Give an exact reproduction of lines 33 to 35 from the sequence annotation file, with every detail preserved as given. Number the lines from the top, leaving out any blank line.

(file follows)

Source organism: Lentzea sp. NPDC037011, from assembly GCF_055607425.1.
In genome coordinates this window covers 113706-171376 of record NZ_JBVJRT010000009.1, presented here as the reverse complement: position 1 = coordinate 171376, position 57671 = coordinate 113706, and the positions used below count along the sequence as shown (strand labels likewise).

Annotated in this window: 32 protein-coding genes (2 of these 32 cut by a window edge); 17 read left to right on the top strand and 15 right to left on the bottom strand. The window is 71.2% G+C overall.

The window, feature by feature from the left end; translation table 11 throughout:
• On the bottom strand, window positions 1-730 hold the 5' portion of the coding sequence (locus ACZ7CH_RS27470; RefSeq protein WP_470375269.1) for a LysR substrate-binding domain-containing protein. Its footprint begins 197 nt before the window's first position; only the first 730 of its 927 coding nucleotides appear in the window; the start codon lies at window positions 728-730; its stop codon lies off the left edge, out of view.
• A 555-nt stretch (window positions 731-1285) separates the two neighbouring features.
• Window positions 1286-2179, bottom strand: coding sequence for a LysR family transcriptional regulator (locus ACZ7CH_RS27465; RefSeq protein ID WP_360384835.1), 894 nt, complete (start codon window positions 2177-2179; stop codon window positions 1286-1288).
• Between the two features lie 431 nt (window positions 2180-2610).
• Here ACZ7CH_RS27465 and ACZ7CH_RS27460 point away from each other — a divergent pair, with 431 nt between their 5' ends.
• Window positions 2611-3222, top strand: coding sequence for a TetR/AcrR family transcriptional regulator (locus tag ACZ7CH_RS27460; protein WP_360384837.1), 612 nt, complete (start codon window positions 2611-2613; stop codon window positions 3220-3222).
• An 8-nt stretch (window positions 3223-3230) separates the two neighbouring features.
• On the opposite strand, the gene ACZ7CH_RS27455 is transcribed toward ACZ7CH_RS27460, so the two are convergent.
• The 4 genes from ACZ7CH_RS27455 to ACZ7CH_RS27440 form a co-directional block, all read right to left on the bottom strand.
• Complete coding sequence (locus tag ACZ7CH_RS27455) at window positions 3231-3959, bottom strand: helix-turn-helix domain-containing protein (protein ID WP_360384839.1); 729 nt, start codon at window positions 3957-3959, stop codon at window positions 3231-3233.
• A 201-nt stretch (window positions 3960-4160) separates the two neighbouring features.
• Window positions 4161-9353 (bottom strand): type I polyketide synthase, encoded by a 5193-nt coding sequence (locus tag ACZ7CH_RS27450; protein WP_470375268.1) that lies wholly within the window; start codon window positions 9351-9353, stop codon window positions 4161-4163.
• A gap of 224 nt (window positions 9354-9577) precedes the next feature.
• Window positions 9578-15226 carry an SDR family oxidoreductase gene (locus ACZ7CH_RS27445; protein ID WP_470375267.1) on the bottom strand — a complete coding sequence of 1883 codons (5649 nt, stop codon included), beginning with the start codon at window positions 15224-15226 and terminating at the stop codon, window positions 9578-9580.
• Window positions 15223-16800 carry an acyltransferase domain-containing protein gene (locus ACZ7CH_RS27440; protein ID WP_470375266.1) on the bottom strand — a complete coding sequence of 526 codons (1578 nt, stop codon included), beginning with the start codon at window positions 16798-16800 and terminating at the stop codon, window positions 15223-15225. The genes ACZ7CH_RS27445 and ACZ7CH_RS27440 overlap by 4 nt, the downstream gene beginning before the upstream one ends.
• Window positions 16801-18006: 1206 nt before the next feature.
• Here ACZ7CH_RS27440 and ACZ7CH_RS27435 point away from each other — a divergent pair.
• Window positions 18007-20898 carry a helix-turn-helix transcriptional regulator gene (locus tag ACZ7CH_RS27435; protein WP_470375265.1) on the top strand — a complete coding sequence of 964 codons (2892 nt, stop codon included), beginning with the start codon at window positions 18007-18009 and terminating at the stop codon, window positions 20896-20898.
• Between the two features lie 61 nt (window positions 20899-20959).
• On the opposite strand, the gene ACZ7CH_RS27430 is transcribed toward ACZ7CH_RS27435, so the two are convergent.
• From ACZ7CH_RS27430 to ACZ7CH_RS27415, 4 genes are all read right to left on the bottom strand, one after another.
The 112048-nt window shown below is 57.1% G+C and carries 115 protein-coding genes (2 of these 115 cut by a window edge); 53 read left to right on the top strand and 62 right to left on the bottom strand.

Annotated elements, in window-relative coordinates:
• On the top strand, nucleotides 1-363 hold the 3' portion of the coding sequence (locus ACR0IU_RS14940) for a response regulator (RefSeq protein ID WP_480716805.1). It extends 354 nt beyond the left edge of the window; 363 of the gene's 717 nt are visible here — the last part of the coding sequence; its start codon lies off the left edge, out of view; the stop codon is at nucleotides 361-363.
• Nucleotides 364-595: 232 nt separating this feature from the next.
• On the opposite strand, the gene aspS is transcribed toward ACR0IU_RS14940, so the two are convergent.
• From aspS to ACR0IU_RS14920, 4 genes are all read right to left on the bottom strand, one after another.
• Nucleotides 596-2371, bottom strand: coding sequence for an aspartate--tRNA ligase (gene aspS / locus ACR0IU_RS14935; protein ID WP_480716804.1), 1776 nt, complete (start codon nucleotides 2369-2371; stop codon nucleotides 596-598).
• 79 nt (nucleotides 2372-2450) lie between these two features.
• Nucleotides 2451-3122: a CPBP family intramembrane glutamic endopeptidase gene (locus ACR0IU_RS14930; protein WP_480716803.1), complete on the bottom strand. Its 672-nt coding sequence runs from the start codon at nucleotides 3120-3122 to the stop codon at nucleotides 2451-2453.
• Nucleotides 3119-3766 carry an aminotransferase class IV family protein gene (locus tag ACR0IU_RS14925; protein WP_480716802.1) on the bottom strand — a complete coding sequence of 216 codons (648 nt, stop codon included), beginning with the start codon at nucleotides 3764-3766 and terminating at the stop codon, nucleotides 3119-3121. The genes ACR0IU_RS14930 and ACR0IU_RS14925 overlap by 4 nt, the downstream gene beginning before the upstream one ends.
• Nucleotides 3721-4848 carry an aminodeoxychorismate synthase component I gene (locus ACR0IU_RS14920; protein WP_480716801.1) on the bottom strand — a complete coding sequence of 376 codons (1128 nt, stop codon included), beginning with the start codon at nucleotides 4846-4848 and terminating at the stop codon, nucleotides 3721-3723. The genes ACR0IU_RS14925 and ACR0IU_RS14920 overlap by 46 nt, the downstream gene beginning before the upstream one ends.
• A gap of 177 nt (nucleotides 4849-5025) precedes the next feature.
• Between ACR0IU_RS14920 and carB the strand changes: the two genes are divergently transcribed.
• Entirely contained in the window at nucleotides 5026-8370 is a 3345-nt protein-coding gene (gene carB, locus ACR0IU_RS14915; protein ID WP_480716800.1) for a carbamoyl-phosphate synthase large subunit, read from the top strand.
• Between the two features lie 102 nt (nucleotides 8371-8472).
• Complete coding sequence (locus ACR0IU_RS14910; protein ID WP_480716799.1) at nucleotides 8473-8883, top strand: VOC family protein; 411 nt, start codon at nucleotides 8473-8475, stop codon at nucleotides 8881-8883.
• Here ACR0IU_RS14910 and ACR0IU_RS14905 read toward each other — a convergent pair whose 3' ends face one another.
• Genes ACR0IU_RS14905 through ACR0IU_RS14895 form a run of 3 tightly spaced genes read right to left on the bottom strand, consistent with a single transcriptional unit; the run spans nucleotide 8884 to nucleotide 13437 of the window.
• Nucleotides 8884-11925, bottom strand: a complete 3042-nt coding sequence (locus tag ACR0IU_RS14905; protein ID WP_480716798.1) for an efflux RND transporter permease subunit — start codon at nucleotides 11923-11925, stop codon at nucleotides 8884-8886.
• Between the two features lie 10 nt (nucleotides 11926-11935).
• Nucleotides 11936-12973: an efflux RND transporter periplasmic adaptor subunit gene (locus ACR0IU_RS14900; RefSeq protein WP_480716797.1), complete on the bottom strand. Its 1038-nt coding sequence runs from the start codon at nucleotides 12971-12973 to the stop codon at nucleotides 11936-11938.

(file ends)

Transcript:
• 79 nt (nucleotides 2372-2450) lie between these two features.
• Nucleotides 2451-3122: a CPBP family intramembrane glutamic endopeptidase gene (locus ACR0IU_RS14930; protein WP_480716803.1), complete on the bottom strand. Its 672-nt coding sequence runs from the start codon at nucleotides 3120-3122 to the stop codon at nucleotides 2451-2453.
• Nucleotides 3119-3766 carry an aminotransferase class IV family protein gene (locus tag ACR0IU_RS14925; protein WP_480716802.1) on the bottom strand — a complete coding sequence of 216 codons (648 nt, stop codon included), beginning with the start codon at nucleotides 3764-3766 and terminating at the stop codon, nucleotides 3119-3121. The genes ACR0IU_RS14930 and ACR0IU_RS14925 overlap by 4 nt, the downstream gene beginning before the upstream one ends.